By Nick Simonson
The winter of 2019-20 was a split personality to say the least. East of the Missouri River, the state was plagued with heavy snow, colder temperatures and a prolonged season. West of the flow, it was a virtual banana belt with light snow events and minimal ground cover from December to March. As a result, North Dakota Game & Fish Department (NDG&F) Upland Game Biologist RJ Gross and members of the agency know where the areas of concern lie for the state’s population of ringneck pheasants and what will impact hunter success come next fall.
“In the west, I don’t know if you could even call it a winter, for most of the season they didn’t have snow on the ground which bodes well for all upland birds – the less stress and the less amount of energy they have to waste finding food, the better,” Gross stated, continuing, “in the east they had quite the winter; we’re still doing all of our spring surveys trying to figure out the impact of it, we had a couple of reports of some dead pheasants in the southeast, which we expect – you lose some every winter – but we probably took a little bit of a hit down there.”
Last summer’s roadside counts put the population of pheasants in the southeastern portion of the state ahead of the historical destination of the southwestern corner of North Dakota for both avid resident and non-resident hunters. With nearly 51 birds per 100 survey miles driven in the southeast, compared to the 41 or so seen on average in the southwest, the eastern edge of the birds’ range owed its staying power to the retention of grass cover and thermal habitat such as cattail sloughs, in buoying their populations. After this tough winter for the region, Gross is hopeful that the same habitat options, and some sustaining work done by the NDG&F, will help populations into spring.
“Cattails are basically the main thermal cover down in the southeast and in a lot of North Dakota, and those get blown in and filled in with snow and then obviously pheasants don’t have anywhere to hide,” Gross referenced, “as far as habitat goes, we were losing some CRP down there but our PLOTS program shifted a bunch of money out there and signed up a lot of CRP into grasses, so kudos to them, they saved a lot and I think that’s going to help out the pheasant numbers dramatically,” he concluded.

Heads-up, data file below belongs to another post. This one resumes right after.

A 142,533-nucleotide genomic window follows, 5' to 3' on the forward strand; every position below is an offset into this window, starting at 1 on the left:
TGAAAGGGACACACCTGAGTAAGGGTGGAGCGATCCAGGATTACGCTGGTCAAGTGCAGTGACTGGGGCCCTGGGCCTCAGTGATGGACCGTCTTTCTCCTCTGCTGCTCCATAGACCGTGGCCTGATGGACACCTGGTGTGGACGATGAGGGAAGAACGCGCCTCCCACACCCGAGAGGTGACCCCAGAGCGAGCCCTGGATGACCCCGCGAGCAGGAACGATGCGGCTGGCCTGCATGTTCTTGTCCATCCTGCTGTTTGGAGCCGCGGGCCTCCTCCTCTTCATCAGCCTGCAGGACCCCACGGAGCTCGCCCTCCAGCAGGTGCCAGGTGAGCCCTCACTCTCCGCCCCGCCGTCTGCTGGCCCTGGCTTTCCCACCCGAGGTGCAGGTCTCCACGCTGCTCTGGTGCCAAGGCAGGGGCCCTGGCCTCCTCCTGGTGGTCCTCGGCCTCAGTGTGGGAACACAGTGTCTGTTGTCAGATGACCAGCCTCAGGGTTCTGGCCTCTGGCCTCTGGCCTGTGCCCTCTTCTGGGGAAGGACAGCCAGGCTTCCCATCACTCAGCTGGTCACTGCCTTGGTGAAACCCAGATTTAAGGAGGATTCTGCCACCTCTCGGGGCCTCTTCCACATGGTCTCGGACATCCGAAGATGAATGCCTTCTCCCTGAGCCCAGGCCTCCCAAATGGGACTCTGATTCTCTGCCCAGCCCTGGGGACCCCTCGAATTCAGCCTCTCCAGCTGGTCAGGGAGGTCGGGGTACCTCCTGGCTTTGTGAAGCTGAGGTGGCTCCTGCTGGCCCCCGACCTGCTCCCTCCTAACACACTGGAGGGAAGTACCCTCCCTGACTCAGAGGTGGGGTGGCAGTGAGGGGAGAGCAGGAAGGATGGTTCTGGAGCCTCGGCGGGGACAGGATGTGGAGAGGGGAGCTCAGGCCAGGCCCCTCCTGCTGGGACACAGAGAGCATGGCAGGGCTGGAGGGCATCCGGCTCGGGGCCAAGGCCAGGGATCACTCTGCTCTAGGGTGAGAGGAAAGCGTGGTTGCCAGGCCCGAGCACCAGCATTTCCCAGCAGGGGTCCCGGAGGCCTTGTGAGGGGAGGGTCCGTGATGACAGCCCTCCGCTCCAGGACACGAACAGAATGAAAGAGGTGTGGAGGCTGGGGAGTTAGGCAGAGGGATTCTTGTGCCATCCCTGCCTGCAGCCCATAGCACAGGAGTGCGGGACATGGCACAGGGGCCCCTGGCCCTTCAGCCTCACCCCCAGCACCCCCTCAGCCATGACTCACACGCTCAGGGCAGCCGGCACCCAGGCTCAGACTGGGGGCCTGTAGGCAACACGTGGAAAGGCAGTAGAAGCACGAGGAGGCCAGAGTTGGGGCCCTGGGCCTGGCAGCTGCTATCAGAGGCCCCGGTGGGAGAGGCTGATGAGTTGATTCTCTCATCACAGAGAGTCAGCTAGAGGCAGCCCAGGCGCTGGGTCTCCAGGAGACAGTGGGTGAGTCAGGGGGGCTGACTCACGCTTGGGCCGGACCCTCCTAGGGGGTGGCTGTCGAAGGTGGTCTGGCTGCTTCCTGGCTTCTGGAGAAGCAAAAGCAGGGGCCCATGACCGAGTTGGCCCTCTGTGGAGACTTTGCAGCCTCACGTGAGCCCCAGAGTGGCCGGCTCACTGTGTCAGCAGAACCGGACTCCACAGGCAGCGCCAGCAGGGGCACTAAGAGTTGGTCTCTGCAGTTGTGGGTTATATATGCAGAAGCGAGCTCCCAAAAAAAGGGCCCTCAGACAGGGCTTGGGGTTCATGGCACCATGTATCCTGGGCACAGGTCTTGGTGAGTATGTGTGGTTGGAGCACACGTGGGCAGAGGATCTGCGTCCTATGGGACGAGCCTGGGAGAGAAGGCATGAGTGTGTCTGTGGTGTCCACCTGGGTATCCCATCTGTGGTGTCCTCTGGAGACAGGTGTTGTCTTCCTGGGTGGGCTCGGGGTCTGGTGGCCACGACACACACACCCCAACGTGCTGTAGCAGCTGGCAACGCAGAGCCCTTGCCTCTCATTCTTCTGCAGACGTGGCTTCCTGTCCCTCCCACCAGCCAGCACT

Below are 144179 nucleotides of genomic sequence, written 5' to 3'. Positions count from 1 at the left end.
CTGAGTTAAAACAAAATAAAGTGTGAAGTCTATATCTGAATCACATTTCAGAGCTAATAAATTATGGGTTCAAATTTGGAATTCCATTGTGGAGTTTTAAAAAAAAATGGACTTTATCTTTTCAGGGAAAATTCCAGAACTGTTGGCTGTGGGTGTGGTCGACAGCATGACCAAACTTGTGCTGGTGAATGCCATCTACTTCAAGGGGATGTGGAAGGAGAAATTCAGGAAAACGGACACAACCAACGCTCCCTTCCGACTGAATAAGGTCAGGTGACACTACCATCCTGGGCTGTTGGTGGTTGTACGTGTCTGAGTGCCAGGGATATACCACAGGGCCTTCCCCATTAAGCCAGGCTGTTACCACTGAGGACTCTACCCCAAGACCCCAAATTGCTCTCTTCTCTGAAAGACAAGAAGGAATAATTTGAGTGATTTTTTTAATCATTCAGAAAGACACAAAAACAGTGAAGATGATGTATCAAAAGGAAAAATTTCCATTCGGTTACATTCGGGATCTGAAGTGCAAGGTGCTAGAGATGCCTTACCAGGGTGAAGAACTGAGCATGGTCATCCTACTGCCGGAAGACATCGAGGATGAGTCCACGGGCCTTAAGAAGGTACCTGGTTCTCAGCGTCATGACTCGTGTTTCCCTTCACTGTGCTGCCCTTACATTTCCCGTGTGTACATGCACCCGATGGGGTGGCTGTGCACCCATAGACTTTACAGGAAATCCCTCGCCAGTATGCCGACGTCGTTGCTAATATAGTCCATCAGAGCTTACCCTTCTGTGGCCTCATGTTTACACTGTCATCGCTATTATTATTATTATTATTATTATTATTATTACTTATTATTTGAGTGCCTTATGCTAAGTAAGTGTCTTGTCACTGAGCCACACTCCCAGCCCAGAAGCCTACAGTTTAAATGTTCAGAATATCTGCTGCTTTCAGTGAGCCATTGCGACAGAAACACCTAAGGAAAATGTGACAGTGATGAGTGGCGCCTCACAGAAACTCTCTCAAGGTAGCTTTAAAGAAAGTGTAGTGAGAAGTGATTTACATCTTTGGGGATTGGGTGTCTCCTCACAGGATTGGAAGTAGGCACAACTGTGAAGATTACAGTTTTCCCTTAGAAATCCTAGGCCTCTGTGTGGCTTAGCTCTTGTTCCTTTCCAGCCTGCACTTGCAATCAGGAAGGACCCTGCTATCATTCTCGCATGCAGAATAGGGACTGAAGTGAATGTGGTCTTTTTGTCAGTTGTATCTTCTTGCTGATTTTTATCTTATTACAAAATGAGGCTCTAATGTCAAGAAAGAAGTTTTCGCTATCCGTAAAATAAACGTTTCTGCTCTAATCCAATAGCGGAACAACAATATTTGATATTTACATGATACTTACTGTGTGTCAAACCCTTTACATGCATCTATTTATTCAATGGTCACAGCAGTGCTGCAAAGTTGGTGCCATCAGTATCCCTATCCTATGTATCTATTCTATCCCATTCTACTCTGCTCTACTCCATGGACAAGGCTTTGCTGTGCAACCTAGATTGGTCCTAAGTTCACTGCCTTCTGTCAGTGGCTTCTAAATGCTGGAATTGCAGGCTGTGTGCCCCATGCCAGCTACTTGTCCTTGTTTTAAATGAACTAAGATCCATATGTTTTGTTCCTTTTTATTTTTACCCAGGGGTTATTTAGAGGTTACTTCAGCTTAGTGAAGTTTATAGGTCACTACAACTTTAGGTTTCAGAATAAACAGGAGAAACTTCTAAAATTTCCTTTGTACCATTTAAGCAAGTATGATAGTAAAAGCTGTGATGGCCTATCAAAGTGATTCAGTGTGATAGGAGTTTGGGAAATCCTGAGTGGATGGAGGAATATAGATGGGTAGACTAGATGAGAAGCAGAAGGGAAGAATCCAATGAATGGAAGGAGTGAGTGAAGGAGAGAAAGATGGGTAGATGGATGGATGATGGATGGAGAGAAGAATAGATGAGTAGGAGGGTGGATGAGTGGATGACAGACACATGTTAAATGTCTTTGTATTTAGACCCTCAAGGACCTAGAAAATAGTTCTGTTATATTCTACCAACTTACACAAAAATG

Where the bountiful habitat has propelled pheasant populations in the southeast, the lack of it in southwestern North Dakota has prevented any rebound from the disastrous drought of 2017 which crushed pheasant numbers in the region. With the lighter winter conditions in the area this year, however, it is likely birds are in good shape and will utilize spaces of grass and cover that remain untouched from last fall due to all of the moisture the state experienced. This in turn has already spurred early growth of nesting cover which should be thick and protective of hens in the incubating process over the next month or so. Still, without significant habitat, a lot of factors must align to help turn the tide in an area which boasted 212 birds per 100 miles on routes surveyed just five years ago.
“It’s not going to be 2007-2008 numbers in one year; typically our pheasant populations would come back historically – say like after 1997 – every three years after a decline they would come back up, but that was also in the heyday of CRP,” Gross noted, adding that southwestern birds “should be in really good body condition with the easy winter, so if everything comes into play, we should have good clutch sizes, there’s plenty of residual cover, it was very wet last fall, with plenty of grass and the grass is coming up nicely now, so I am optimistic.”
Currently, Gross and other agents of the NDG&F are engaged in rooster pheasant crowing count surveys. Driving the same routes the department utilizes for its summer roadside surveys three times over a six-week period from May 1 to June 10, a surveyor stops and listens at various intervals for the sound of crowing roosters. While it isn’t a predictor of what’s to come, it is a valuable tool in the biologists’ kit in helping provide hunters with more information about what to expect come next fall. While the challenge early in the surveying season has been finding good mornings to run the routes and listen for the two-note call to create a population index, and it’s one that goes back more than 60 years.
“You need basically winds below five miles an hour, and if you’ve ever been in North Dakota in the spring you know that doesn’t happen very often, so when we get those good mornings we have to [go out],” Gross relates, “we don’t really use it as a forecast, but it’s basically another index we can use for strength in telling people how it’s going to be and how pheasants are looking,” he concluded, adding that when coupled with roadside surveys from later in the summer, the crowing count adds depth to NDG&F predictions for the upcoming season.
As for now much of the state’s traditional pheasant range is in relatively good shape, thanks to a combination of a lighter winter and habitat carrying over from a wet autumn, which sets a strong stage for the spring nesting period and potentially increased opportunities for North Dakota’s upland hunters next fall.
Featured Photo: Roosters loaf around some brush and the last of a field’s snow cover on Mar. 1 near Judson, N.D. The western area of North Dakota’s pheasant range experienced a mild winter, while the southeast had significant snowfall and prolonged colder temperatures during the season. Simonson Photo.